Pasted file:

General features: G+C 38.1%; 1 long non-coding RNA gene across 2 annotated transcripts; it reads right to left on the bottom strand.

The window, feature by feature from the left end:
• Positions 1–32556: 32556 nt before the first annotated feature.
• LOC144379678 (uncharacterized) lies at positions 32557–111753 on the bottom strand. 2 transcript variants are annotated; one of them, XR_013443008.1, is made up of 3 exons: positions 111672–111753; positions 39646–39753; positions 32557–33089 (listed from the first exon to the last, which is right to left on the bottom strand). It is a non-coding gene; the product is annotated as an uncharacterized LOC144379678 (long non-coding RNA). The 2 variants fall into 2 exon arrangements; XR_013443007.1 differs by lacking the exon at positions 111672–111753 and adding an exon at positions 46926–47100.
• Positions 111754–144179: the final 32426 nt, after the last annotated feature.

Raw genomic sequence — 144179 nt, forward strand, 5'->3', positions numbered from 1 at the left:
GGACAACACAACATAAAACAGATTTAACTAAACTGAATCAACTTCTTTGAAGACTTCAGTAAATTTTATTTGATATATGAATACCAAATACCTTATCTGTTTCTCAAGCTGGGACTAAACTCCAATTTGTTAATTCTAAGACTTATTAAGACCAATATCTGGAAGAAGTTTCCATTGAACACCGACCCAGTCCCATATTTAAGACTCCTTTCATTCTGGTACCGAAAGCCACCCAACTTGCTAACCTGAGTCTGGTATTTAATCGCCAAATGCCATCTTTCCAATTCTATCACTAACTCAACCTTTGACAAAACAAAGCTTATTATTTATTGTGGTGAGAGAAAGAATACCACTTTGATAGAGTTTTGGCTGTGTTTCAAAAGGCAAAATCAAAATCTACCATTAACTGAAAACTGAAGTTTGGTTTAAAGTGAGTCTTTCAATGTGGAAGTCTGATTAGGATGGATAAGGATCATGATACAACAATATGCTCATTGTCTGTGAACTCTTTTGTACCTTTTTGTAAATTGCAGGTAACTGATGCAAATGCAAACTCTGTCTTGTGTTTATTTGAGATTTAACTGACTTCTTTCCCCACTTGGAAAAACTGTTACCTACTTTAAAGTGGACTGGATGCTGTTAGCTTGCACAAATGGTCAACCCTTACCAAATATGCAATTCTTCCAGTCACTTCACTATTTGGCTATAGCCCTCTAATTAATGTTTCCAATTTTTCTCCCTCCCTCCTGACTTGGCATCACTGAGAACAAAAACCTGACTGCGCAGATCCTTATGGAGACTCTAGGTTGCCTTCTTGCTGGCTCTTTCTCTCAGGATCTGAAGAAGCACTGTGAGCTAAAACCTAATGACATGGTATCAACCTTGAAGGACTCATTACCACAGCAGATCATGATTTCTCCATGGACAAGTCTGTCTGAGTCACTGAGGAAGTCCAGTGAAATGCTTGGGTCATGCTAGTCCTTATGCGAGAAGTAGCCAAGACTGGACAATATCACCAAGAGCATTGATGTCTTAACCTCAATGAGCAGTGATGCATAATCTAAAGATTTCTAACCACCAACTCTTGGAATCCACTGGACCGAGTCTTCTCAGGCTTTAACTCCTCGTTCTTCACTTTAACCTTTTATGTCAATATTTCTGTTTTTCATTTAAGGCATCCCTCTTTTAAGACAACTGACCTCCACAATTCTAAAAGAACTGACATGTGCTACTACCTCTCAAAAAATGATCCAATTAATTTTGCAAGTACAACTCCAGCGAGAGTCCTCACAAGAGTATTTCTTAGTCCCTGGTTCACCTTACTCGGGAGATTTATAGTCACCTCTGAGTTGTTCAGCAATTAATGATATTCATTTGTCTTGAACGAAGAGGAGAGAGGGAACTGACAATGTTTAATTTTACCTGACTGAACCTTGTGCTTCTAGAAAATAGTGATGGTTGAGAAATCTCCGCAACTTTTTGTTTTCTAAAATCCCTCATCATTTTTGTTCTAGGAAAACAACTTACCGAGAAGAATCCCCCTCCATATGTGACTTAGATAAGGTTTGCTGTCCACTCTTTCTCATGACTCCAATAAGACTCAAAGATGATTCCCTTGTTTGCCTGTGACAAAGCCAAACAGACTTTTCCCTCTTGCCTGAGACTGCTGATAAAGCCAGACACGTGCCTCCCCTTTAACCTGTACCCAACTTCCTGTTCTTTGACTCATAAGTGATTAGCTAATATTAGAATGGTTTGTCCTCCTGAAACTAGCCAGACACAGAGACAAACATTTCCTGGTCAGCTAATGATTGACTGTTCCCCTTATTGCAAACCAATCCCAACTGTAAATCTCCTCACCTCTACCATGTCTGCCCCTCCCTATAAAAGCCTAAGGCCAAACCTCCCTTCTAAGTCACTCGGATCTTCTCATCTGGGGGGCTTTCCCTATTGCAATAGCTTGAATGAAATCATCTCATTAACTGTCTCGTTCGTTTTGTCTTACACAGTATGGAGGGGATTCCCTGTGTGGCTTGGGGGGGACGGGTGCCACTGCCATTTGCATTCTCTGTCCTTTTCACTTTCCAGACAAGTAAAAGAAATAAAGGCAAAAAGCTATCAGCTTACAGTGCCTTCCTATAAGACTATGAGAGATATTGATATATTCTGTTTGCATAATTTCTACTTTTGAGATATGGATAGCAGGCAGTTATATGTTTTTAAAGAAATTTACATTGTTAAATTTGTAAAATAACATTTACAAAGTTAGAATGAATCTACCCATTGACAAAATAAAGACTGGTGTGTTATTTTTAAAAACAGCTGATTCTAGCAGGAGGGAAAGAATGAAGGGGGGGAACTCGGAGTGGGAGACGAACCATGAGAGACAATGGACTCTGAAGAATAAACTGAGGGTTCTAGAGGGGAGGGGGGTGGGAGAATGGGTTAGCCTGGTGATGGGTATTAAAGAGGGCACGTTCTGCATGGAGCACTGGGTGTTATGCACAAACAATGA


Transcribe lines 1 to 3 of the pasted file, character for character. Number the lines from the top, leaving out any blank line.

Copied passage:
General features: G+C 38.1%; 1 long non-coding RNA gene across 2 annotated transcripts; it reads right to left on the bottom strand.

The window, feature by feature from the left end:
• Positions 1–32556: 32556 nt before the first annotated feature.